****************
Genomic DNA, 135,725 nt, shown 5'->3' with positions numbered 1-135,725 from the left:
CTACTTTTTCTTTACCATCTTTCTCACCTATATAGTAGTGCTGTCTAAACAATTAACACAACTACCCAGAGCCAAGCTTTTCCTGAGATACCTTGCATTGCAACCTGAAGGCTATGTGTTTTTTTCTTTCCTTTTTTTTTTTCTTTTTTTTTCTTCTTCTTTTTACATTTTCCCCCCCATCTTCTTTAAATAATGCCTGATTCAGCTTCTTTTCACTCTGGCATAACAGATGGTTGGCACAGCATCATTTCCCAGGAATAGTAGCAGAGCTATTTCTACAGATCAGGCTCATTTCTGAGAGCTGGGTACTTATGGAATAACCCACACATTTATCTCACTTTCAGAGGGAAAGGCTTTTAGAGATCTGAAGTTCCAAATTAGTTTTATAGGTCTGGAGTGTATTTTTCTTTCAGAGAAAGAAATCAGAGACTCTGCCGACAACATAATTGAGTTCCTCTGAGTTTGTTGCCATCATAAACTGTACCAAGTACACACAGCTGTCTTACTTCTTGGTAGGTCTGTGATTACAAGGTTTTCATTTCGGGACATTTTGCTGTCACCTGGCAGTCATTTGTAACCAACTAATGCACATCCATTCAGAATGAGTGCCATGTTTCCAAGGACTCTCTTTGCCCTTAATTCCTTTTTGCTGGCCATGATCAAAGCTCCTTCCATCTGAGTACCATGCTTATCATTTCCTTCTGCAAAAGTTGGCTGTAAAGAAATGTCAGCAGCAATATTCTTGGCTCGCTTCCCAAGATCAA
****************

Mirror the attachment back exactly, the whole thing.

Genomic DNA, 135,725 nt, shown 5'->3' with positions numbered 1-135,725 from the left:
CTACTTTTTCTTTACCATCTTTCTCACCTATATAGTAGTGCTGTCTAAACAATTAACACAACTACCCAGAGCCAAGCTTTTCCTGAGATACCTTGCATTGCAACCTGAAGGCTATGTGTTTTTTTCTTTCCTTTTTTTTTTTCTTTTTTTTTCTTCTTCTTTTTACATTTTCCCCCCCATCTTCTTTAAATAATGCCTGATTCAGCTTCTTTTCACTCTGGCATAACAGATGGTTGGCACAGCATCATTTCCCAGGAATAGTAGCAGAGCTATTTCTACAGATCAGGCTCATTTCTGAGAGCTGGGTACTTATGGAATAACCCACACATTTATCTCACTTTCAGAGGGAAAGGCTTTTAGAGATCTGAAGTTCCAAATTAGTTTTATAGGTCTGGAGTGTATTTTTCTTTCAGAGAAAGAAATCAGAGACTCTGCCGACAACATAATTGAGTTCCTCTGAGTTTGTTGCCATCATAAACTGTACCAAGTACACACAGCTGTCTTACTTCTTGGTAGGTCTGTGATTACAAGGTTTTCATTTCGGGACATTTTGCTGTCACCTGGCAGTCATTTGTAACCAACTAATGCACATCCATTCAGAATGAGTGCCATGTTTCCAAGGACTCTCTTTGCCCTTAATTCCTTTTTGCTGGCCATGATCAAAGCTCCTTCCATCTGAGTACCATGCTTATCATTTCCTTCTGCAAAAGTTGGCTGTAAAGAAATGTCAGCAGCAATATTCTTGGCTCGCTTCCCAAGATCAA